Pool A:  England,  South Africa, [13/18] Kuwait, [19/22] Austria
England goes into this tournament as raging favourite for a very good
reason. They the only team to have all players ranked in the top 12 (the
seedings were taken off the November rankings, so wherever a ranking
is quoted it’ll refer to November’s figures). Three of the
Australian team members have achieved this at some point in their career,
but two of the English team have been #1 and all of them have reached
career highs of 5 or better. Four players who in the last twelve months
have all been ranked at least 5 – that’s bloody tough to
beat. Their average ranking is 7. The nearest team to that is Egypt at
14 and Australia at 18. It’s unlikely a team of this experience
will have any difficulties going into a tournament with the extra pressure
of being favourites.
England is one of only three teams that have fielded a team for every
World Team Championships (along with Australia and New Zealand). They’ve
won the event four times (two as Great Britain) and have always finished
at least fourth. In Vienna they were dramatically dumped out of the tournament
in the semi finals by France in a much publicized encounter (the footage
of which can still be viewed on Guide-to-squash.org, but the single camera
at the back of the court misses much of the drama and gamesmanship, and
if anyone tells you it was blown out of proportion then they should speak
to someone who viewed the match). England is fielding the exact same
team as the one that was beaten in Vienna and the memory of that event
should provide ample motivation.
South Africa has replaced two players, perennial master’s champion
Craig Van Den Wath and Adrian Hansen with Mike Toothill and Clinton Leeuw.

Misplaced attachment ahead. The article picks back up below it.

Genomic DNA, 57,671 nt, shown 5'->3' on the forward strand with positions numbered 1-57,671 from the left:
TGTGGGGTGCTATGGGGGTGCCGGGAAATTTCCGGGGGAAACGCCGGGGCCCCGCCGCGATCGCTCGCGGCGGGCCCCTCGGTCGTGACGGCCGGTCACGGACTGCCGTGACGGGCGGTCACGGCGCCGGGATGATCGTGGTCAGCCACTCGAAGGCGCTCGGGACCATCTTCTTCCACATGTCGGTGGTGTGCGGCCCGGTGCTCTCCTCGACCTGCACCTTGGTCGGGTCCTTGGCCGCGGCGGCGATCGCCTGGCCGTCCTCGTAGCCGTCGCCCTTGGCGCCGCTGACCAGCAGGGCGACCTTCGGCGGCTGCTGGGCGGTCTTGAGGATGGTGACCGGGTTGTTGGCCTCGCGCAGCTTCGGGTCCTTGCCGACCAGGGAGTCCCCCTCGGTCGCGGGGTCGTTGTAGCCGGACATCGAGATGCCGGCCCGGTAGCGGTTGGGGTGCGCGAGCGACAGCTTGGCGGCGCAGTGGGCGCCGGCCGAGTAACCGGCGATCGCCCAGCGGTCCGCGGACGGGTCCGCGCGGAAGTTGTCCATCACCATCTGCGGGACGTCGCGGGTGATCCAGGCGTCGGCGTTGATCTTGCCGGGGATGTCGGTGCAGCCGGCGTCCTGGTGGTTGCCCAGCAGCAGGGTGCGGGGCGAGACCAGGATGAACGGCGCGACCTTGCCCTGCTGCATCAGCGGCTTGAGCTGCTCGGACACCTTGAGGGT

SA’s best result to date is third, but that came in 1969 when there
were only six teams competing. In Vienna they finished behind Scotland
in the pool stage and lost to Egypt in the quarterfinals to finish eighth
overall. A smart South African coach won’t waste a single drop
of sweat or unnecessary motivation trying to beat England in the pool
event (or even playing their strongest team). They should concentrate
on ensuring something horrid doesn’t happen like a loss to Kuwait,
and save their reserves for their quarterfinal hurdle.
Kuwait and Austria.
Kuwait’s best result was easily coming 20th in Vienna (coming
10th out of 10 teams in 1976 doesn’t count). Austria came a disappointing
21st as the host nation last time and arrive with three new players.
The major goal for both of these teams should be to ignore England completely
and try to cause a major upset of South Africa to come second in the
Only three or four teams in this competition can give England a real
challenge and it won’t (and shouldn’t if the coaches play
their cards right) come from the pool rounds. The excitement of this
pool will begin if Kuwait or Austria can take the challenge to South
Africa, although they’ve got a tough task.
Greg La Mude
Abdullah Al Mezayen
Bader Al Hussaini
Nasser Al Ramzi
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